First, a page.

There has never been a head-to-head TV debate between the candidates to be prime minister before. So Tuesday’s encounter between Boris Johnson and Jeremy Corbyn – ITV, 8pm – will make history. The only other full-dress TV debates, in 2010, featured three leaders, including Nick Clegg of the Liberal Democrats, who was given equal time with Gordon Brown and David Cameron.
In 2015, there was one TV debate in which Cameron took part, an unmemorable affair before the election campaign really started, in which he was at the end of a row of seven party leaders. And in 2017, there was another seven-way debate that was memorable mostly for Theresa May not turning up and sending Amber Rudd instead.
So Tuesday is important. It is no use traditionalists muttering that the party leaders debate each other at televised Prime Minister’s Questions in the House of Commons every week. It is not the same – and besides, Corbyn and Johnson have faced each other only three times at PMQs since Johnson became prime minister.
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Nor is it any use complaining that TV debates suck the life out of election campaigns. This one doesn’t have much life in it to start with.
No, the problem with TV debates is the endless coverage of what Alastair Campbell used to call “processology”: the arguments about format and whether Jo Swinson should have taken part; the focus on one-liners and soundbites; the marking of the exchanges as if they were a game; the instant polls declaring a “winner”.
In my view, all these drawbacks are outweighed by the democratic gain. TV debates attract huge audiences. They allow millions of voters the chance to see the candidates to lead their government up against each other, given time to set out their case and to challenge each other’s.
Of course, we can wish there was more substance. We would like an analysis of the long-term trade deal that Johnson hopes to negotiate with the EU in just five months next year. We want to know whether free broadband or university tuition is a good use of public money.
But those who want detail can find detail elsewhere. One of the questions about substance is whether a leader can communicate it clearly and briefly. And questions of character are also questions of substance. A TV debate may be an artificial forum, but it is a testing one.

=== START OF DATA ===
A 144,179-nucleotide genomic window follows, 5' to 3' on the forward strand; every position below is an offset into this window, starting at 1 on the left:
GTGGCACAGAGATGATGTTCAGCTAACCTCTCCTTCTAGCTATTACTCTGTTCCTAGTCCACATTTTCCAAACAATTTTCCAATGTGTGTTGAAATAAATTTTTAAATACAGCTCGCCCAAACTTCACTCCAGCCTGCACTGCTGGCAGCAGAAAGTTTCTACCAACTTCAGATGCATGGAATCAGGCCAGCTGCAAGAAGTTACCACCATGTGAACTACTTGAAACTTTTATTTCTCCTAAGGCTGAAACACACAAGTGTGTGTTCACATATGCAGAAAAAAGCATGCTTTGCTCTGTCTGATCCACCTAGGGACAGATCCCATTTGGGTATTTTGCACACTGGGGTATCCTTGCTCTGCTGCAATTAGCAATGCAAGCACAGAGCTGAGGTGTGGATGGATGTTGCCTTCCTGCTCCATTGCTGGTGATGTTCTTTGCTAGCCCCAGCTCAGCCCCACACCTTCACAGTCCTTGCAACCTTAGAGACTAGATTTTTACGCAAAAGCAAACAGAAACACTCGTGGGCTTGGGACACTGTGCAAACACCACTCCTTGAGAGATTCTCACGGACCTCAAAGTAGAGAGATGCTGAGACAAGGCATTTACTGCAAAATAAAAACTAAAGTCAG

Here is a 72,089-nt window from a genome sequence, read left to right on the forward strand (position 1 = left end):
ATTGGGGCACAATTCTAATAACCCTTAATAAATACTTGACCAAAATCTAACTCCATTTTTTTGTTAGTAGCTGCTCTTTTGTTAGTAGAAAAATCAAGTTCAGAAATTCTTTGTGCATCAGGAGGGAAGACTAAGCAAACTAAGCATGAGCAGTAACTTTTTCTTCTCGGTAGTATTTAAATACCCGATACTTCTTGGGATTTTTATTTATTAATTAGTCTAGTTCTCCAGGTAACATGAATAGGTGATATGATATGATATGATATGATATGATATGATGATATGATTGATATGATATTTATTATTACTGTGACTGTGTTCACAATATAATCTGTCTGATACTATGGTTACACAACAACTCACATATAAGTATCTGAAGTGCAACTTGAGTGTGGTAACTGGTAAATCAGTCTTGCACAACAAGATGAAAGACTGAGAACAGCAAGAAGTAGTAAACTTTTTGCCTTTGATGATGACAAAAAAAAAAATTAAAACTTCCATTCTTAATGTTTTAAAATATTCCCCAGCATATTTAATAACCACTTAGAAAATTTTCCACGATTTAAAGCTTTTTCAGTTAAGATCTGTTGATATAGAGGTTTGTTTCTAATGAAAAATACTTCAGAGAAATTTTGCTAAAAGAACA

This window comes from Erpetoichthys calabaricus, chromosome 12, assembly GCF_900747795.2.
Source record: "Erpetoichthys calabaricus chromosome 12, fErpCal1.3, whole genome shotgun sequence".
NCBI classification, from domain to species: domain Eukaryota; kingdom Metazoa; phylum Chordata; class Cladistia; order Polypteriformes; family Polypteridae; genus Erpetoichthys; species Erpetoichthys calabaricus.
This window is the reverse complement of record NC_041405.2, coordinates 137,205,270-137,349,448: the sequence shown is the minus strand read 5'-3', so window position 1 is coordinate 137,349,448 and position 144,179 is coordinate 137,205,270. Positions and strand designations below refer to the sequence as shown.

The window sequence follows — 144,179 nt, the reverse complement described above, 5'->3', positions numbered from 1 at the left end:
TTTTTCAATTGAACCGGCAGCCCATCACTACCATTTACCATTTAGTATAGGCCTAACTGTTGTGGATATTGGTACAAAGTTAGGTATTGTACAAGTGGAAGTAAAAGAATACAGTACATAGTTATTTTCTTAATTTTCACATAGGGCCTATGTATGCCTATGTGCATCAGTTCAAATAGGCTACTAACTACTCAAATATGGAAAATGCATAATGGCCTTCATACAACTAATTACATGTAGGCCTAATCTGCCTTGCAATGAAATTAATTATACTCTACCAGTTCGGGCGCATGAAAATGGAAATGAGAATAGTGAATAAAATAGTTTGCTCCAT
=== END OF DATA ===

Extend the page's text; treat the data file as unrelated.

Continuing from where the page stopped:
So let us see how they do. I suspect that Corbyn will do better than expected. I realise that this is speculation about spin and perception – the very opposite of substance – but I think that it is partly because Corbyn comes across as more concerned about the substance, whereas Johnson can never shake off the image of the “clown”, as he was described in a focus group this week.
Which makes it surprising, to get deeper into the “processology”, that the Conservatives haven’t tried to lower expectations of their leader’s performance. On the contrary, they tend to express confidence privately that Corbyn will be “crushed” in the debate.
That certainly fits with the campaign strategy, which is to be relentlessly optimistic, upbeat and energetic. The overriding imperative for Johnson is to do things differently from the way Theresa May fought the last election. That means taking part in the TV debates in the first place – which is something that the conventional wisdom used to say the frontrunner should never do, until May refused to do it and suffered horribly as a result.
And it means Johnson doing more interviews and more campaign events with voters than May did – or than Johnson himself did when he ran his safe campaign for the Tory leadership. All these things are a risk, especially with Johnson’s tendency to use an interesting word when a dull one would do, but it would be a greater risk to try to hide the candidate away.
That means that Corbyn has his chance. Expectations of his performance start at rock bottom. The focus group that thought Johnson a clown described the Labour leader as “useless”, “boring”, “communist”, “wet”, “old”, “scary” and “dodgy”. Everyone has forgotten how he confounded his image last time.
In the last election campaign he managed to cast aside the tetchy self-righteousness for the twinkly demeanour of calm reason. He even managed to get through a half-hour interview with Andrew Neil without a scratch, and that is high praise indeed.
But Corbyn needs to do well in Tuesday’s debate. The polls suggest a wide range of possible outcomes in parliament, but every one of them projects a majority for the Conservatives. At the last election, Labour’s big spending promises turned out to be popular – although they enjoyed the advantage of no one thinking they would be put into practice.
This time Labour has decided that spending twice as much money must be twice as good – although the early evidence is that, while people approve of free broadband, they have doubts about renationalising part of BT.
Still, it will be fascinating to see how Johnson, a fiscally incontinent Conservative, deals with being outspent by a rival populist.
And, if Corbyn isn’t able to turn the election campaign round in just one TV debate, there will always be another – the - is also staging a head-to-head debate between prime minister and leader of the opposition on 6 December, six days before polling day.